first published in
Russian Jazz: New Identity. Edited by Leo Feigin. London: Quartet Books, 1986
Translated from the German, by Christa Kuch and Martin Cooper. Courtesy of the author.
On my third visit in June 1981 I went both to Leningrad and Moscow.
On this occasion John Fischer — an American born in Belgium and a well-known representative of the New-York “loft scene” — was also there. He was invited to Leningrad quite independently of me, and he too paid all his own expenses.
In accordance with tradition the concert was again given in the Lensoveta Hall. On this occasion the Contemporary Music Club was less afraid of unpleasantness with the authorities over the presence of foreign guests, and the concert had been more advertised so that the hall was packed with an audience of about 200 people. Variety was provided by including improvisations with many different instrumental combinations.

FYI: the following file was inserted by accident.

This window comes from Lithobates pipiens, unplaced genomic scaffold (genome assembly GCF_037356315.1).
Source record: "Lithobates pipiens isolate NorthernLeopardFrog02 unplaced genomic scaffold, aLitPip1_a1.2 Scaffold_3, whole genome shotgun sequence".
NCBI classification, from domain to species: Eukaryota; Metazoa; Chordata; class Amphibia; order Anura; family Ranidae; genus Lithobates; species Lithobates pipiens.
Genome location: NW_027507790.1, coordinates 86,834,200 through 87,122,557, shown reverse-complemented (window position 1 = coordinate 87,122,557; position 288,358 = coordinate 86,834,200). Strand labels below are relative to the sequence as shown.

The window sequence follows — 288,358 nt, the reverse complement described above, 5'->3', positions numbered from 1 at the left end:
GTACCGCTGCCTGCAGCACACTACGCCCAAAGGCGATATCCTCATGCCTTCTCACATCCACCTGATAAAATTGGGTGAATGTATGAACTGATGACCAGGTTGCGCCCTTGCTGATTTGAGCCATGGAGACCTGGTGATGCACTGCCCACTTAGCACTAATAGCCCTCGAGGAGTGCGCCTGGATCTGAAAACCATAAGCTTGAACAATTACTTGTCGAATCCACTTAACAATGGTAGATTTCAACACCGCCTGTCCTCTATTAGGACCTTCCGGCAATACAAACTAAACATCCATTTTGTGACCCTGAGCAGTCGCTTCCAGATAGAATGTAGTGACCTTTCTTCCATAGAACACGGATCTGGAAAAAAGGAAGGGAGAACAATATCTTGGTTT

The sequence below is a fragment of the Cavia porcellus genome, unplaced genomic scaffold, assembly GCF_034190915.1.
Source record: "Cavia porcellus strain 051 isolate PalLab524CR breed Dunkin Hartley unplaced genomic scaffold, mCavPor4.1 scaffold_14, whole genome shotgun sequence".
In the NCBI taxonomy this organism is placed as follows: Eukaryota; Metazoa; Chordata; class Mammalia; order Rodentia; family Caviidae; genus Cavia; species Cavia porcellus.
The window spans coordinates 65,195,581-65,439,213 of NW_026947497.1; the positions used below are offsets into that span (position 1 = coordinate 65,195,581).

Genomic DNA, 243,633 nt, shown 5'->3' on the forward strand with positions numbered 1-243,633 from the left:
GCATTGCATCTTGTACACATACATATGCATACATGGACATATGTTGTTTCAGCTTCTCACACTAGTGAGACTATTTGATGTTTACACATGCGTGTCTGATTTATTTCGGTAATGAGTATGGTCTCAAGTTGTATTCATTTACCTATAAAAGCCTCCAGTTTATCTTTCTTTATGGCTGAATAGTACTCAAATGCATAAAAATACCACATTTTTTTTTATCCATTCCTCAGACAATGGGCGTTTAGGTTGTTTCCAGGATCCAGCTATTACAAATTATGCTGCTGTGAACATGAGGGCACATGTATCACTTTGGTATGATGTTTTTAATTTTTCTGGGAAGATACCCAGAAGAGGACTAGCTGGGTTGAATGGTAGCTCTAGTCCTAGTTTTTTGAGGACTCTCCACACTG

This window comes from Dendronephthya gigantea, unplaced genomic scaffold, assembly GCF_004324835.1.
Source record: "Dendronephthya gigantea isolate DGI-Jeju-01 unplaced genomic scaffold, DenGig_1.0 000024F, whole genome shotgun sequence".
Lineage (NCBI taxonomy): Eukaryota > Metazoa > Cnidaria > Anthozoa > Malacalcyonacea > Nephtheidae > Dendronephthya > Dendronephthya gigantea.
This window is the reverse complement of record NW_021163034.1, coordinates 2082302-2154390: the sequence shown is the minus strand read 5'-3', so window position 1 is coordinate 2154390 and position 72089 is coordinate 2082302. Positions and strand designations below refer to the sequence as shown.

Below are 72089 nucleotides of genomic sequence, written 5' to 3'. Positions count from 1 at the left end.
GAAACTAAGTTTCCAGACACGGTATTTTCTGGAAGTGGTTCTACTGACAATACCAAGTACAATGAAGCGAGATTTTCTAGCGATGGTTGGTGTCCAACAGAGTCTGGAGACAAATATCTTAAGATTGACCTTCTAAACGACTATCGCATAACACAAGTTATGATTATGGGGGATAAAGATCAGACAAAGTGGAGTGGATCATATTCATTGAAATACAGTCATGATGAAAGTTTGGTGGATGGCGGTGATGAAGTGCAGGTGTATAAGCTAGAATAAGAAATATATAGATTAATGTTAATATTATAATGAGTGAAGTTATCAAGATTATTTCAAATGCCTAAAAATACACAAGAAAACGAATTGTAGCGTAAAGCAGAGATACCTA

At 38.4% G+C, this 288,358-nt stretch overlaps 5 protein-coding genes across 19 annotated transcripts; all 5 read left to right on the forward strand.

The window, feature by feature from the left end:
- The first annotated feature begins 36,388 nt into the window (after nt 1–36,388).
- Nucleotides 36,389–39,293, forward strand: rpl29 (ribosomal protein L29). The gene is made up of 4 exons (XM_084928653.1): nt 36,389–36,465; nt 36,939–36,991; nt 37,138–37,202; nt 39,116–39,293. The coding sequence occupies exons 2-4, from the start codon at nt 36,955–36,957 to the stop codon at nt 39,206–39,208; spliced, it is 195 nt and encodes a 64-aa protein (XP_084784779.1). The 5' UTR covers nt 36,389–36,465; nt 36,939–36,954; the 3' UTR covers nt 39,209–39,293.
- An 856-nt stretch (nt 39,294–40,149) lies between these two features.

There was perhaps too much emphasis on effect and “show” in many of the pieces, and I often missed the atmosphere of overall relaxation and interior repose. Our Soviet partners were of course Vapirov, Kuryokhin, Alexandrov, Volkov and Vyacheslav Gayvoronsky (flugelhorn), Alexander Kondrashkin (drums) and Vladislav Makarov (cello), who came especially from Smolensk.
Our next encounter took place in the more restricted space of the bar of the Palace of Culture. Here there were more opportunities for communication. John Fischer was of course asked many questions about the American scene.